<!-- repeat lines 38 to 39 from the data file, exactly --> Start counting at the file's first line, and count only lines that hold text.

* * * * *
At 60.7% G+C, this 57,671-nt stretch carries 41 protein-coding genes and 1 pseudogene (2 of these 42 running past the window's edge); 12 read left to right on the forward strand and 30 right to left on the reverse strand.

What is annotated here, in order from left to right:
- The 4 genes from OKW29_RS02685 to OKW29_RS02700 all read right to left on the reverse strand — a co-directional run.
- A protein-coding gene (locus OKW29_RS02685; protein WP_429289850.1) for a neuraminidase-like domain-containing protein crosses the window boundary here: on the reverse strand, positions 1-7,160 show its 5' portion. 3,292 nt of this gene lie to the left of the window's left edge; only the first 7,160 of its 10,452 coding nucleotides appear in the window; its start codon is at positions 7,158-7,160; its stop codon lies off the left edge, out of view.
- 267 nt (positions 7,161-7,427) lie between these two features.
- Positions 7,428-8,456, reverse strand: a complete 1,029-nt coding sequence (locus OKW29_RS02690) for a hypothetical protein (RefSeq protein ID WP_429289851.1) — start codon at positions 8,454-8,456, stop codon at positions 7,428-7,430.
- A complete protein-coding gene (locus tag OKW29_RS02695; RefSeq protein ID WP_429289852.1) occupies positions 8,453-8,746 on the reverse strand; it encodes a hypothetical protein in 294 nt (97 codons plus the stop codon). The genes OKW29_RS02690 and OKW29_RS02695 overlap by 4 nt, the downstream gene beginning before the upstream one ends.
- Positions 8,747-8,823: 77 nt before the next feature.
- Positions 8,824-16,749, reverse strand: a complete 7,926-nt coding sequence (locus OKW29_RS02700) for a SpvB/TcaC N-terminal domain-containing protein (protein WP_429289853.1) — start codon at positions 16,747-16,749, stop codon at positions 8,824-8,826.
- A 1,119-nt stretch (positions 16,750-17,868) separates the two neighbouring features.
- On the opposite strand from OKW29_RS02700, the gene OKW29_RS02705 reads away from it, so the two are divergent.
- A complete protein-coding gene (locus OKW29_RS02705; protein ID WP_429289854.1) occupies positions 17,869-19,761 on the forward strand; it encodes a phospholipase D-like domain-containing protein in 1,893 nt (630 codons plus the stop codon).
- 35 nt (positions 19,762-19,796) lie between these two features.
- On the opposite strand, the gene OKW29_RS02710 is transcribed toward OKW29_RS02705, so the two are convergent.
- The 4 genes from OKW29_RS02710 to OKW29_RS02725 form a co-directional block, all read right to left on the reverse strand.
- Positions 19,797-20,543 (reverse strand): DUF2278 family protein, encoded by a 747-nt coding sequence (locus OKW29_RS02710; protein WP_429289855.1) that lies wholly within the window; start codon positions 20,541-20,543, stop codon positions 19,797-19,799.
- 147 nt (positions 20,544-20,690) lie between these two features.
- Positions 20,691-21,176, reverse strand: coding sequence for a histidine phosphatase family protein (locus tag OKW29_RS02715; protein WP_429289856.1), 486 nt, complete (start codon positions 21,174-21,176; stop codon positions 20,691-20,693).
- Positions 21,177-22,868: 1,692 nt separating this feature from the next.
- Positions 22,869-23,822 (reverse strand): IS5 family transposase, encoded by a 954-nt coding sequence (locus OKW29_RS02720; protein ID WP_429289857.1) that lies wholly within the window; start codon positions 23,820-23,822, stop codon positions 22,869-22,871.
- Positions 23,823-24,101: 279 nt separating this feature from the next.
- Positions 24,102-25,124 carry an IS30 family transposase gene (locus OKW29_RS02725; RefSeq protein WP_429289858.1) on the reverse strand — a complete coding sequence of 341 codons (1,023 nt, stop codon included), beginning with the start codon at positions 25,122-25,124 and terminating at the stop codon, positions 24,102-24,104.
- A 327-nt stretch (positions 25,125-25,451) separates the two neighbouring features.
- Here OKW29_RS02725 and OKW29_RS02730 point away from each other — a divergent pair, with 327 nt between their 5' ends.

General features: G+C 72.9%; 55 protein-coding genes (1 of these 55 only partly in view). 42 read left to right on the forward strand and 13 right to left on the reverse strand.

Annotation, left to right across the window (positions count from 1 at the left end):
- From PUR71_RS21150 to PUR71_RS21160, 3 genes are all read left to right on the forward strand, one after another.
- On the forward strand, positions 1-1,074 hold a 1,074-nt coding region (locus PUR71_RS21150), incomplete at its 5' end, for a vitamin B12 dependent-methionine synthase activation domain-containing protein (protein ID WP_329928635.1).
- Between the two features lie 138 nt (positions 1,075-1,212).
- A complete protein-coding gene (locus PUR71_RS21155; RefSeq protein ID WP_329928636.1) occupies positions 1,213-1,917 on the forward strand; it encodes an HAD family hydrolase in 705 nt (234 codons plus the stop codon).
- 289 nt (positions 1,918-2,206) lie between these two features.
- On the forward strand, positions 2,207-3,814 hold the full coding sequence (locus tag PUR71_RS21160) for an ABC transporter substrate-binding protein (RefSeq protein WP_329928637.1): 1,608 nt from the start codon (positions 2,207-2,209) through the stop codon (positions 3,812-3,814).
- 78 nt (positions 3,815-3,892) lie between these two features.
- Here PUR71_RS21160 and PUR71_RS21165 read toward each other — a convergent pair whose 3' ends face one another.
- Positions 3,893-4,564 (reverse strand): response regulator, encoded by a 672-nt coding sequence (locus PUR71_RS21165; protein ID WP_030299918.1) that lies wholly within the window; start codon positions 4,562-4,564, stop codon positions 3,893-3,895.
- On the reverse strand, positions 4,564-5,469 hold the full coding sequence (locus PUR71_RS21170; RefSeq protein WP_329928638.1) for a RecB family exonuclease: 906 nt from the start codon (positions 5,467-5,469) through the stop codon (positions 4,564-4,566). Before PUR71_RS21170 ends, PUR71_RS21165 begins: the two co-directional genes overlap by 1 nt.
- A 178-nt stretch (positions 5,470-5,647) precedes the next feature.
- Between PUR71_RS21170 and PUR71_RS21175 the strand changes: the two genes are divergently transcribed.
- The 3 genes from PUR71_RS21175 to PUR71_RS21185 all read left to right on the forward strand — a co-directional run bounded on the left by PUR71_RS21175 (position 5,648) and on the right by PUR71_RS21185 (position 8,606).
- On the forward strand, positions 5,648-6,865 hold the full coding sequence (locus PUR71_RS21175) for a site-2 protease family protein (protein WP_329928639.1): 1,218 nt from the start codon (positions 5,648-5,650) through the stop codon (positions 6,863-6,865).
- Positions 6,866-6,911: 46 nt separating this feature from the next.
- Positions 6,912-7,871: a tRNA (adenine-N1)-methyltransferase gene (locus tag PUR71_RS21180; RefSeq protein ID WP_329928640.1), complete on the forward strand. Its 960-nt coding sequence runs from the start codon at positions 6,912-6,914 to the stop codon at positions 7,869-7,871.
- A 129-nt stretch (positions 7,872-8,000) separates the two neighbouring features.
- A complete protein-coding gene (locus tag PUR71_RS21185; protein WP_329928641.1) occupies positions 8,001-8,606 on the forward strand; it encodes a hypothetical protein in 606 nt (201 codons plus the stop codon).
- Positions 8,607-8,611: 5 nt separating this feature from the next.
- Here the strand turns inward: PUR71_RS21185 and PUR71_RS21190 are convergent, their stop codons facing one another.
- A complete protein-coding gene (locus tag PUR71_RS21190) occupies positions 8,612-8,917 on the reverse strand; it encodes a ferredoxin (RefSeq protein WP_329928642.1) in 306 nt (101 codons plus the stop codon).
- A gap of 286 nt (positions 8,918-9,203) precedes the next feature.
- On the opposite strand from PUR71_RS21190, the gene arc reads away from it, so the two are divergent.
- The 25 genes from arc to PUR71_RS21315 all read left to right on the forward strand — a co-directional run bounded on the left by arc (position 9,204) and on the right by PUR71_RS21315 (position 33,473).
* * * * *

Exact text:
- Between PUR71_RS21170 and PUR71_RS21175 the strand changes: the two genes are divergently transcribed.
- The 3 genes from PUR71_RS21175 to PUR71_RS21185 all read left to right on the forward strand — a co-directional run bounded on the left by PUR71_RS21175 (position 5,648) and on the right by PUR71_RS21185 (position 8,606).